We Are Sunshine

A 10 percent tax on indoor tanning services emerges as a Senate solution to help finance health care reform

Tuesday, December 22nd, 2009

DEC. 21, 2010 — U.S. health care reform would include a 10 percent federal excise tax on indoor tanning services under the latest Senate compromise reached this weekend — a proposal expected to be voted on this week.

2009-12-21 tan tax in play-tanningnews copyThe Senate bill — if approved this week as is expected — would still be subject to compromise with health care reform’s House version, a bill approved last month which does not include the tanning tax.

The tan tax, which had been suggested in prior weeks, and which the Indoor Tanning Association has opposed, was brought into play when lobbyists for the medical community lobbied to have a potential tax on cosmetic surgery procedures — called “The Bo-tax” — removed from the bill.

“Goodbye Botax. Hello tanning tax,” Janet Adamy, a reporter for The Wall Street Journal, wrote in her blog this weekend on the Journal’s web site. “Amid pressure from doctors, Senate Majority Leader Harry Reid decided to remove a proposed 5% tax on elective cosmetic surgery in the health bill that was expected to raise $5 billion over a decade. In place of what was known as the Botax, he added a 10% tax on indoor tanning services.”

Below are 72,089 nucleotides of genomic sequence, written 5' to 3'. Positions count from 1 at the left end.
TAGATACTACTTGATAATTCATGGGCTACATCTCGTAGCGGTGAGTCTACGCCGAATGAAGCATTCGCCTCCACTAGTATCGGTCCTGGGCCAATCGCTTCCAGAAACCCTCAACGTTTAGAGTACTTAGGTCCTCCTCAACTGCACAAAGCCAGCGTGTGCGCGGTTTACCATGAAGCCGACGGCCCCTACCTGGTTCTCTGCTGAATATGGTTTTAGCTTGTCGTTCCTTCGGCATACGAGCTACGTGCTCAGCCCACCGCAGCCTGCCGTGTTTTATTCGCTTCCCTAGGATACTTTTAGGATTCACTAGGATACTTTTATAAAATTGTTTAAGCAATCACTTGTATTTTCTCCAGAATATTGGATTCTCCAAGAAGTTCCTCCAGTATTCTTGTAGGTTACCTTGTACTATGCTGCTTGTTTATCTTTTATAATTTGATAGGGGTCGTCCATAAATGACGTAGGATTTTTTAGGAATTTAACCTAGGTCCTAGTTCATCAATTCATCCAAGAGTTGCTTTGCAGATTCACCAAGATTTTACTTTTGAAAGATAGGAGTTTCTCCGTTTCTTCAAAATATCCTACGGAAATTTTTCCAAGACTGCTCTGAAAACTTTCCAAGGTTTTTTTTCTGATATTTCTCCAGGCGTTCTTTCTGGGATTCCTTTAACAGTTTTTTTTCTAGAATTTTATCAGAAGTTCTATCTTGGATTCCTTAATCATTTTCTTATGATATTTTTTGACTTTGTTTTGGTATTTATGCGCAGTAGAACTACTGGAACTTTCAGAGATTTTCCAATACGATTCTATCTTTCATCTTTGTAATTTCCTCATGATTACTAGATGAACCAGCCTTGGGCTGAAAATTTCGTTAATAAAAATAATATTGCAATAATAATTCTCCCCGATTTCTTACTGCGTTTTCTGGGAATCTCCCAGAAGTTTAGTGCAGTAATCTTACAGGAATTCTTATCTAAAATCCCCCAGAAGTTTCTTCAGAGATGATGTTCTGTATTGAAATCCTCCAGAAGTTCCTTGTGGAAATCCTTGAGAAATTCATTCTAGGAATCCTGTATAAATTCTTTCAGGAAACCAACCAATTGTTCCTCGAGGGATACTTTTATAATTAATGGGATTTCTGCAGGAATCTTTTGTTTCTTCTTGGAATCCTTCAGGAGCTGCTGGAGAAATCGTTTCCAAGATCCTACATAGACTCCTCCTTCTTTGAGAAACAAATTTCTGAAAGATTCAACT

Adamy continued, “The change is a victory for the American Medical Association, which urged lawmakers to remove the cosmetic-surgery tax after Sen. Reid included it in a draft of the bill he unveiled in November. The medical industry argued that the tax effectively discriminated against women, since they’re more likely to undergo such procedures.”

Ironically, the medical industry has argued that indoor tanning is mostly female, but didn’t object to transferring a tax from mostly wealthy doctors and their mostly wealthy elective surgery female patients to indoor tanning businesses and their clients.